After spending last Christmas with seals and penguins in the sub-Antarctic, a British scientist is on his way home to swap seabirds for turkey.
Jamie Coleman, a higher predator biologist with the British Antarctic Survey from Islip, Oxfordshire, has spent the last 14 months on the island of South Georgia in the Atlantic Ocean.
Sitting 860 miles (1,400km) south-east of the Falkland Islands, the island is home to millions of penguins, seals and seabirds.
The 27-year-old, who studied marine biology at Newcastle University, said he was first inspired to go to the island when he watched Sir David Attenborough on the BBC's Frozen Planet.
"This year has been absolutely life-changing, I have ticked so many things off my bucket list whilst living in the true wilderness," he said.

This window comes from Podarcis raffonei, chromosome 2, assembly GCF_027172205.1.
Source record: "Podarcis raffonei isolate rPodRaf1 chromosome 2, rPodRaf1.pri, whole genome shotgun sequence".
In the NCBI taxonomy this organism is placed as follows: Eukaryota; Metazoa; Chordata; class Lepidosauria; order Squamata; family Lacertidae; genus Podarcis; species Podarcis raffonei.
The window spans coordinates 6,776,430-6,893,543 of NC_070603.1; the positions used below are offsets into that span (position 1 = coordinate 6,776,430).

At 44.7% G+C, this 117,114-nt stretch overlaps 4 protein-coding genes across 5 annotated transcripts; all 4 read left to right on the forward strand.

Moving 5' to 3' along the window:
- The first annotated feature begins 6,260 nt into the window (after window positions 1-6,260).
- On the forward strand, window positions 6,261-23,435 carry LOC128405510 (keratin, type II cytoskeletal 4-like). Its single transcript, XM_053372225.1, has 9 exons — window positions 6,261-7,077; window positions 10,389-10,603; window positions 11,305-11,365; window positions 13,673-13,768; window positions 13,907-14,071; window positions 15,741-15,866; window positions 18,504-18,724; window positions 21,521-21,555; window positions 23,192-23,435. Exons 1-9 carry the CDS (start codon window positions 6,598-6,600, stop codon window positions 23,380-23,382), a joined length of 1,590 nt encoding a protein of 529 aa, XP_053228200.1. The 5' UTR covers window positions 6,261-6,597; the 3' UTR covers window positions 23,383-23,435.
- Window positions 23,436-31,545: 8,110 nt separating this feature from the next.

"I have fallen in love with South Georgia and anyone that visits will immediately see why.
"But I'm returning home for Christmas this year and although I will miss the seals and penguins, I am extremely excited to see my friends and family, drink a pint of draught beer and watch Match Of The Day for the first time in 14 months."
During his time on the island, Mr Coleman has also spent a lot of time photographing the wildlife that was all around him.
He said: "Photography is a hobby that I have developed as a result of my love for wildlife.
"I spend so long working immersed in such amazing wildlife that it would be stupid not to take photos.
"South Georgia boasts enormous densities of penguins, seals, seabirds and whales as a result of its nutrient-rich waters and therefore I am presented with unique photographic opportunities on a daily basis."
Christmas in the UK is summer on South Georgia, but Mr Coleman said the team still tries to get into the festive spirit by putting up decorations and drinking mulled wine.
"If you're lucky, family and friends have remembered far enough in advance to send you a few presents down and if the internet is working you may get a broken Skype message from home," he said.